Not To Be Ministered Unto – Part 1
“For even the Son of Man came not to be ministered unto, but to minister, and to give His life a ransom for many.” (Mark 10:45)
A great fact is here stated concerning the Son of Man. The speaker is our Lord Himself. Who in this, as in all matters, left us an example that we should follow in His steps.
The incident that gave rise to His words is a sad one. Two of His disciples, James and John, wanted to be ministered unto by being granted the chief places in His glory (Mark 10:35-37). When the others heard it, they were highly indignant, for they wanted to be ministered unto by having the chief places themselves. But out of the ferment the Lord brought good. He made it an occasion to remind His disciples that they were not of the world, and that their distinguishing mark must be lowliness and readiness to serve one another.
A True Disciple
“Jesus called them unto Him” (Mark 10:42). Notice the tenderness and pathos here. He had been telling the Twelve about Himself— of the awful betrayal, the cruel sufferings and indignity, the shameful death that awaited Him at Jerusalem (Mark 10:32-34). Surely their hearts are melted? Nay, they seem unable to think of Him. They begin to quarrel among themselves as to who should be the greatest. Picture their flushed faces, their angry tones, their violent gestures! “But Jesus called them unto Him,” and gently quelled the storm. Earthly rulers, He tells them, exercise lordship over others: “but so shall it not be among you: but whosoever desires to be great among you must be your servant, and whosoever of you desires to be first must be the bondslave of all. For even the Son of Man came NOT TO BE MINISTERED UNTO, but to minister, and to give His life a ransom for many” (Mark 10:42-45). In a word, “Remember that you are My disciples. The disciple must be as his Master.’’
A Relevant Concern
Evidently this is something which closely concerns us all if we are Jesus’ disciples. It tells us something of what spirit we should have and what our life ought to be today—and every day.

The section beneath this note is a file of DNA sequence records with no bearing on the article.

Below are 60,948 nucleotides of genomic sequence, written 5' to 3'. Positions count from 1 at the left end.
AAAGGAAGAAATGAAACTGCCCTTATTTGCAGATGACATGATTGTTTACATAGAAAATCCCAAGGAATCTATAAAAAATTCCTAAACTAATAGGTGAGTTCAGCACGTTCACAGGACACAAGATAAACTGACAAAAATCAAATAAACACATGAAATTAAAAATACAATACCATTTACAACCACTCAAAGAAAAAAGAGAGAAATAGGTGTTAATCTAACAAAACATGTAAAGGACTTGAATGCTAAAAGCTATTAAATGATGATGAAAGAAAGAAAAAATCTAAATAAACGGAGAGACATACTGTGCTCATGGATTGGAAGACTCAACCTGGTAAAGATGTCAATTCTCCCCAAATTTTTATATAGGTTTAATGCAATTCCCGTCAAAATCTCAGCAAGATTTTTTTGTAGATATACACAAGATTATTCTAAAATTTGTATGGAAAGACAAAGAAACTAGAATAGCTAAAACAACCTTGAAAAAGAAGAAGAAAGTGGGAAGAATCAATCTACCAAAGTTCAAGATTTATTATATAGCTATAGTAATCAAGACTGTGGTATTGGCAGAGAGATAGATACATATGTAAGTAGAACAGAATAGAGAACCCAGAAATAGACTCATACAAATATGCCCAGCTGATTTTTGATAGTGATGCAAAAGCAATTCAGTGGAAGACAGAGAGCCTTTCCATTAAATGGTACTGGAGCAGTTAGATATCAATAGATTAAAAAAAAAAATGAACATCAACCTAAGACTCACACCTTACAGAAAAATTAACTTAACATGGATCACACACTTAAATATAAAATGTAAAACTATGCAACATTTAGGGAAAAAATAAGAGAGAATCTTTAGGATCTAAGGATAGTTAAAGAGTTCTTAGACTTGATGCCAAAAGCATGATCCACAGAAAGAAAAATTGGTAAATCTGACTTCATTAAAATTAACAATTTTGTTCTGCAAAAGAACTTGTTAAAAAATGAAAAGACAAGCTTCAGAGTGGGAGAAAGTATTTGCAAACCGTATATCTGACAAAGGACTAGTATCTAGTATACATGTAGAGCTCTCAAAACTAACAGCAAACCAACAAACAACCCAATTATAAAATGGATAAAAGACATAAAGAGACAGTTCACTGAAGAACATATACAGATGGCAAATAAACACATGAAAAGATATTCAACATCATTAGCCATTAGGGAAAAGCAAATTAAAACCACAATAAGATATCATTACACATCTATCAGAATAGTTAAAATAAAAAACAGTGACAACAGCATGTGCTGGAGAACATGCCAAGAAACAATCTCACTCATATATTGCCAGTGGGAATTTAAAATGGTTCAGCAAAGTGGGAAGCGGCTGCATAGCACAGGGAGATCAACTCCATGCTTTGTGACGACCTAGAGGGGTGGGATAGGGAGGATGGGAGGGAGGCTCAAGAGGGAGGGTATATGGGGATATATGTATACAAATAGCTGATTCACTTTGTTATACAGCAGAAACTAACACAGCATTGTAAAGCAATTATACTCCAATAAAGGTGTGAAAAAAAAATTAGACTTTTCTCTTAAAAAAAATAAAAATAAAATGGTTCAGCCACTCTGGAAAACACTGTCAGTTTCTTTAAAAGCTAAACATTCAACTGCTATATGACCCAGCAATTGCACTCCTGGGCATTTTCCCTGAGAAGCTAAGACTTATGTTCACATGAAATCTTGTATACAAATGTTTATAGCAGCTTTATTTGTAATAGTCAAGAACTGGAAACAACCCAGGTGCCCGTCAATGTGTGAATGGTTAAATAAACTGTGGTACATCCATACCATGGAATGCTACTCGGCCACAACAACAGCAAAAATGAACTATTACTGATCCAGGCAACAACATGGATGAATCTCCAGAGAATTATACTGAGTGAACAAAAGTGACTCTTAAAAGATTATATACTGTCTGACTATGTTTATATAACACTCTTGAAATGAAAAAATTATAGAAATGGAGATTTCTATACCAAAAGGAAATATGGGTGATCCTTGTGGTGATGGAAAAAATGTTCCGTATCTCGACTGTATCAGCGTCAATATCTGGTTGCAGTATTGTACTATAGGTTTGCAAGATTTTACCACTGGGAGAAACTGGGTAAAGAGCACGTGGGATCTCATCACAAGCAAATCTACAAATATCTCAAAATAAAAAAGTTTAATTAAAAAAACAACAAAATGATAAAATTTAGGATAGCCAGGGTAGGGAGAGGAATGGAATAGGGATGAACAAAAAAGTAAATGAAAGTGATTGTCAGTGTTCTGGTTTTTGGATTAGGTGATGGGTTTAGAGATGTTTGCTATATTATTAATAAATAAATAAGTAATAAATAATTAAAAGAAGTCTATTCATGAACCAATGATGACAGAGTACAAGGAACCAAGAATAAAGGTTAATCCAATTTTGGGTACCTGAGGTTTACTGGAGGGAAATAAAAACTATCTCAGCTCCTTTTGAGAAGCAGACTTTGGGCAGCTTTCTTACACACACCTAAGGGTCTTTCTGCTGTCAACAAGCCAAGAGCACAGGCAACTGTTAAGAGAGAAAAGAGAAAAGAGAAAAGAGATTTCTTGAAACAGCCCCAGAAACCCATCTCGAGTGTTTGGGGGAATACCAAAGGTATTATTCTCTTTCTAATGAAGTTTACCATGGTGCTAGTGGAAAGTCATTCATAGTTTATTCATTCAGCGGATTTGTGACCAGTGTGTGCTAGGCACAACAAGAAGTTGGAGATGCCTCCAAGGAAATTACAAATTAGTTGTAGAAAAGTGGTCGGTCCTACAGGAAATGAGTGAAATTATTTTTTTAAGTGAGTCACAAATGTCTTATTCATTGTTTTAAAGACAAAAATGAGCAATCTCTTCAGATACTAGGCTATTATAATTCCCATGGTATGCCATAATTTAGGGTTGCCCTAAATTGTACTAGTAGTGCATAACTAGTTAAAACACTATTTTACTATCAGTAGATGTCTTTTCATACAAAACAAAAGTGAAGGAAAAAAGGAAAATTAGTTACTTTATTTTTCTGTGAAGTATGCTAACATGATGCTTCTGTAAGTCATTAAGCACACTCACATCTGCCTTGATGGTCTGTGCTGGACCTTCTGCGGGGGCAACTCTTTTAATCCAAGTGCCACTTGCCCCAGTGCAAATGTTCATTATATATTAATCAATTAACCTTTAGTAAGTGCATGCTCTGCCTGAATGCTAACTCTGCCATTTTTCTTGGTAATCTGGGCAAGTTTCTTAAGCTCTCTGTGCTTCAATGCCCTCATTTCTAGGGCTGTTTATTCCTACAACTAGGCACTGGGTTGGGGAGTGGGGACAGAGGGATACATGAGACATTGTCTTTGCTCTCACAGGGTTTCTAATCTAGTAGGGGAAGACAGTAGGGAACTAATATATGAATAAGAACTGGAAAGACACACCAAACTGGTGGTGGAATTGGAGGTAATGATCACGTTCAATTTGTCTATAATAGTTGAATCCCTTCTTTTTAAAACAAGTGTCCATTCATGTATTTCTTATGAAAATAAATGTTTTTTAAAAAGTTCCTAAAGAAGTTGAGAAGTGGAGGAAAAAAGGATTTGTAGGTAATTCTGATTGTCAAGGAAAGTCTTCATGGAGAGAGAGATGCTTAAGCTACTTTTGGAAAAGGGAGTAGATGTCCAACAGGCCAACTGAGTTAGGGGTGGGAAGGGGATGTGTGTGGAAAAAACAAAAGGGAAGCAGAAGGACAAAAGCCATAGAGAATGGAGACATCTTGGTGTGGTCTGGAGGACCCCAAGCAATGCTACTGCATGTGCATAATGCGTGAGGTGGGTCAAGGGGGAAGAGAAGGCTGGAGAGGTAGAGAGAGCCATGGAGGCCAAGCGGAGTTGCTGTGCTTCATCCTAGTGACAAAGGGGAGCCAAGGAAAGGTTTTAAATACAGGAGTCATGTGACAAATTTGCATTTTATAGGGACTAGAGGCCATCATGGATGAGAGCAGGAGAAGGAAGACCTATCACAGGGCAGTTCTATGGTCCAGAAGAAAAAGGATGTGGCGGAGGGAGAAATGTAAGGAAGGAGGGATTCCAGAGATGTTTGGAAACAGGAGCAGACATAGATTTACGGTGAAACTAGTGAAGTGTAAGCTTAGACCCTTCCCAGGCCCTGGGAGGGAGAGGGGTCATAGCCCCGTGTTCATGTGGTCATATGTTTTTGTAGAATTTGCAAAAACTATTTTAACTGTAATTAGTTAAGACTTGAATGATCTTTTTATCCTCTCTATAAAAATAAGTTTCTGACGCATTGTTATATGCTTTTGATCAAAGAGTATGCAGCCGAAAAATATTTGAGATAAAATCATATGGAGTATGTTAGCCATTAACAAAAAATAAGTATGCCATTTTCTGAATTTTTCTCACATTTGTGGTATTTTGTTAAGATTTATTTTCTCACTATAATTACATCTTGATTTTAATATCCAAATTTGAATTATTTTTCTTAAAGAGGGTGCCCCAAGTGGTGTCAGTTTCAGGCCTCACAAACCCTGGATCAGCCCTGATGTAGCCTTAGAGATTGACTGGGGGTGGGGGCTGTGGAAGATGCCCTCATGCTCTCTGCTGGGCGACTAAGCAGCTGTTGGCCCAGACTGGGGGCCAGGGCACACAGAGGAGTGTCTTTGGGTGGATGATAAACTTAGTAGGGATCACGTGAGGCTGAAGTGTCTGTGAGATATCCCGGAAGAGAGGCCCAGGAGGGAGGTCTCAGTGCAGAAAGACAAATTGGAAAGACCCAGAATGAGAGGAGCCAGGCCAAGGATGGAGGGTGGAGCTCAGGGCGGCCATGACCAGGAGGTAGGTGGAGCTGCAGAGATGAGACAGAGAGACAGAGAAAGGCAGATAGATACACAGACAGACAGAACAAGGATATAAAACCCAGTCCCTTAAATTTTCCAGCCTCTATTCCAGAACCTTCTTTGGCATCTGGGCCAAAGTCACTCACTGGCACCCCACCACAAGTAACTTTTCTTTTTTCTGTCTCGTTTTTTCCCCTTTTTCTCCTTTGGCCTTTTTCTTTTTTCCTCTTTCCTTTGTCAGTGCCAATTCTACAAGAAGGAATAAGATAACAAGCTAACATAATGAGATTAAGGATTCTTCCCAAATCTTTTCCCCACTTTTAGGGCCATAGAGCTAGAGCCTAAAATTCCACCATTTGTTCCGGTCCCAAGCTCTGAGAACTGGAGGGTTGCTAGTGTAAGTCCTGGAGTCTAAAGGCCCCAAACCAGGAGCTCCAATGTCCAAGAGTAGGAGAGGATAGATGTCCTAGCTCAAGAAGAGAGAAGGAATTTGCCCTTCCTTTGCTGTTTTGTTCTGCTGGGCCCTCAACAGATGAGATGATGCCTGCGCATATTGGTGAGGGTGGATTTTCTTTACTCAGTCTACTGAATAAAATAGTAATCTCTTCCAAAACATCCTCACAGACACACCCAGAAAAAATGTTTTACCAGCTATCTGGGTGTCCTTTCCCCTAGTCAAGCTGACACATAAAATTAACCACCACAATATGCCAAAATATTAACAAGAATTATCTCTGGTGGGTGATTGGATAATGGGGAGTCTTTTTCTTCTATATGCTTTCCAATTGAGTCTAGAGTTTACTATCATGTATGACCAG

The passage tells us that the Son of Man came to minister. This is a great subject. It is not that incidentally He ministered unto a few or to many; but He came to minister. It was His set purpose.
But this wonderful passage tells us something else about the Son of Man. He “came NOT TO BE MINISTERED UNTO.”
We are apt to slur over this, to forget it, or perhaps to pass it by altogether unnoticed. The disciples of Jesus are to be “even as the Son of Man” in coming to minister. Yes, and the disciples of Jesus are to be “even as the Son of Man” in coming “NOT TO BE MINISTERED UNTO.”
If a word of personal testimony may be allowed, I should like to say this. In the ups and downs, the wear and tear of daily life, there are few passages of Scripture which search me as this does. It convicts, rebukes, and condemns me. It is always finding me out. And, yet, how it encourages, quiets, strengthens, comforts, and helps me!
The Bottom Line
This desire to be ministered unto is at the bottom of disagreements in the nursery, fights in the school, quarrels amongst private individuals, wars among nations. And, alas, not only in the world is this spirit prevalent, but in the Church also. As Christians we do not adequately realize—perhaps we hardly realize at all—how much of sin and failure, how much of vexation and discontent, how much of peevishness and irritability, how much of discord and unhappiness in our lives, is due to our DESIRE TO BE MINISTERED UNTO instead of coming not to be ministered unto.
Are we not too often cross, vexed, rasped, indignant? Sometimes we show it by a foolish exhibition of temper; sometimes we restrain ourselves, but there the nasty feeling is. And why? In all probability because we want to be ministered unto and have been disappointed.
The fact is we are always wanting to be ministered unto by people, by circumstances, by fortune (“luck” perhaps you call it), by the weather, by something. To be ministered unto is so natural, so necessary, so proper! We have been brought up to expect it. And if we are thwarted as we often are, we are apt to get cross, sulky, moody, nervous, and perhaps end by making ourselves miserable, and others too.
Continues on…Not To Be Ministered Unto – Part 2